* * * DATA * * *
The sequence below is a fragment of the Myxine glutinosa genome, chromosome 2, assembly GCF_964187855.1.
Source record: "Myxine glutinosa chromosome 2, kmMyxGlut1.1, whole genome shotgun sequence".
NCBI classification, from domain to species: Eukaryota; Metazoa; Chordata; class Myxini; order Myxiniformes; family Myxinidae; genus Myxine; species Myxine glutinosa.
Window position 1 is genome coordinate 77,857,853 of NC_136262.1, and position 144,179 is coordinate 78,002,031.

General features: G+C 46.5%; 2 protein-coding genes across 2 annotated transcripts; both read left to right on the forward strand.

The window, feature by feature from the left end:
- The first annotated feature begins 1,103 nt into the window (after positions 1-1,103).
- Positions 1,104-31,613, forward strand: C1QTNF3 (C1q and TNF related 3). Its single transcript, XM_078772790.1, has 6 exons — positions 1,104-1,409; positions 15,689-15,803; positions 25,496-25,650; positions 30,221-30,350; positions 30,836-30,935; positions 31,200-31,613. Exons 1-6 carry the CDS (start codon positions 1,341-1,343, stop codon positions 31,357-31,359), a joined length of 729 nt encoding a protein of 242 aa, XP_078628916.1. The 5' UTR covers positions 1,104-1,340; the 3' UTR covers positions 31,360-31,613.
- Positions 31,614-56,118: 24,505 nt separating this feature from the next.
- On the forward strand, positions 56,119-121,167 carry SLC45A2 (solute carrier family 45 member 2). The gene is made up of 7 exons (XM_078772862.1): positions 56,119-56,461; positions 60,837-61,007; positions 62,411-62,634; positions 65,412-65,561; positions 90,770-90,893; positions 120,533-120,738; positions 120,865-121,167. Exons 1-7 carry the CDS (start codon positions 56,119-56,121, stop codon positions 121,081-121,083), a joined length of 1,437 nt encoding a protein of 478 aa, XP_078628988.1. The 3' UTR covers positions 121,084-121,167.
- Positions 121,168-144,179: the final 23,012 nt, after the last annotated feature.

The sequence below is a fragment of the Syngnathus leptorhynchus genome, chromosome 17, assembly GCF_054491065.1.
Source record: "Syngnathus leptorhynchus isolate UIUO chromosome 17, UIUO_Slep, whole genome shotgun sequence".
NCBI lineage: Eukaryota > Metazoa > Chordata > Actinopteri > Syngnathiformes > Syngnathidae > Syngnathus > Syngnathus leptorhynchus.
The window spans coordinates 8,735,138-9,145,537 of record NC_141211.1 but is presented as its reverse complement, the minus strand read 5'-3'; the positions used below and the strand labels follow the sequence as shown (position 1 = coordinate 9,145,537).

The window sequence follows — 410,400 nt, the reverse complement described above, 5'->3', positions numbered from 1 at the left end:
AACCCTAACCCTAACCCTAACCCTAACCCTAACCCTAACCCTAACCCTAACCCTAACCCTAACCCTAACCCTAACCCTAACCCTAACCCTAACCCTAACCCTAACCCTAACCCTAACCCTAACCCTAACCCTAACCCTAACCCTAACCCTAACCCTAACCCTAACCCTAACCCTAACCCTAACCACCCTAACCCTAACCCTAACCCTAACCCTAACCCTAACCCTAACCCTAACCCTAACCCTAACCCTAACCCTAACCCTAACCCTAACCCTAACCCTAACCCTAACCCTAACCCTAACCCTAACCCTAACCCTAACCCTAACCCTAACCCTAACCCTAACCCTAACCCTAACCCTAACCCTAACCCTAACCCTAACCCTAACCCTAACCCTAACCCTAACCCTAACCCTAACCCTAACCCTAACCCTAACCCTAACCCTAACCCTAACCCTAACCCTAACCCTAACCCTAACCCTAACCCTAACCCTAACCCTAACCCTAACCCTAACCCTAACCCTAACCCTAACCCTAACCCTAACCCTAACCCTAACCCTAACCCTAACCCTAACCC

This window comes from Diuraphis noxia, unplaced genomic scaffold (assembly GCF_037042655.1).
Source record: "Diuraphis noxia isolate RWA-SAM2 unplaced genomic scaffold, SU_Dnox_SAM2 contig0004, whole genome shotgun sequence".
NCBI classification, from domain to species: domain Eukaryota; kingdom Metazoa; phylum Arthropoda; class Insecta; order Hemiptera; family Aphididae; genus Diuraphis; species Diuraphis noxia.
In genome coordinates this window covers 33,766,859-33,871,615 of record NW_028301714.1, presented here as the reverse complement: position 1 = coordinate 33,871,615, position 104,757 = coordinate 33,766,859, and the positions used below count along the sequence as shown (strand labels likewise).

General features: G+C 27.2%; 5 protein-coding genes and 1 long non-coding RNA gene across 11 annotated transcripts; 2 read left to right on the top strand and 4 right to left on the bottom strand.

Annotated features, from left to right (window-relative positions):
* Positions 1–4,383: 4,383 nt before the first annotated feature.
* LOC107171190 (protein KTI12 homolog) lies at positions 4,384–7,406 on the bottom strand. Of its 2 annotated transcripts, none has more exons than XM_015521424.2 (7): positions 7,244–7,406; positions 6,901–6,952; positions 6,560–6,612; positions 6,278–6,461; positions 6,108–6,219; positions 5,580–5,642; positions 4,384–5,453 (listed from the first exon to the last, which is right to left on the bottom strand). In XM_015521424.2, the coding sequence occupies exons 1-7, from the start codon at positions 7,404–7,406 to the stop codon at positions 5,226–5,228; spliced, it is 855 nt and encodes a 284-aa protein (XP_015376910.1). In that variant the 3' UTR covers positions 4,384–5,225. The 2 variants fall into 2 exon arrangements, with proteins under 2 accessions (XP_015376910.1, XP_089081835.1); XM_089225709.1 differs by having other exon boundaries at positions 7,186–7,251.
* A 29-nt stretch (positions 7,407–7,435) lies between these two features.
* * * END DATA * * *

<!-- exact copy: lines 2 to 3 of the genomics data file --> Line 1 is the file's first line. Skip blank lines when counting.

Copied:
Source record: "Myxine glutinosa chromosome 2, kmMyxGlut1.1, whole genome shotgun sequence".
NCBI classification, from domain to species: Eukaryota; Metazoa; Chordata; class Myxini; order Myxiniformes; family Myxinidae; genus Myxine; species Myxine glutinosa.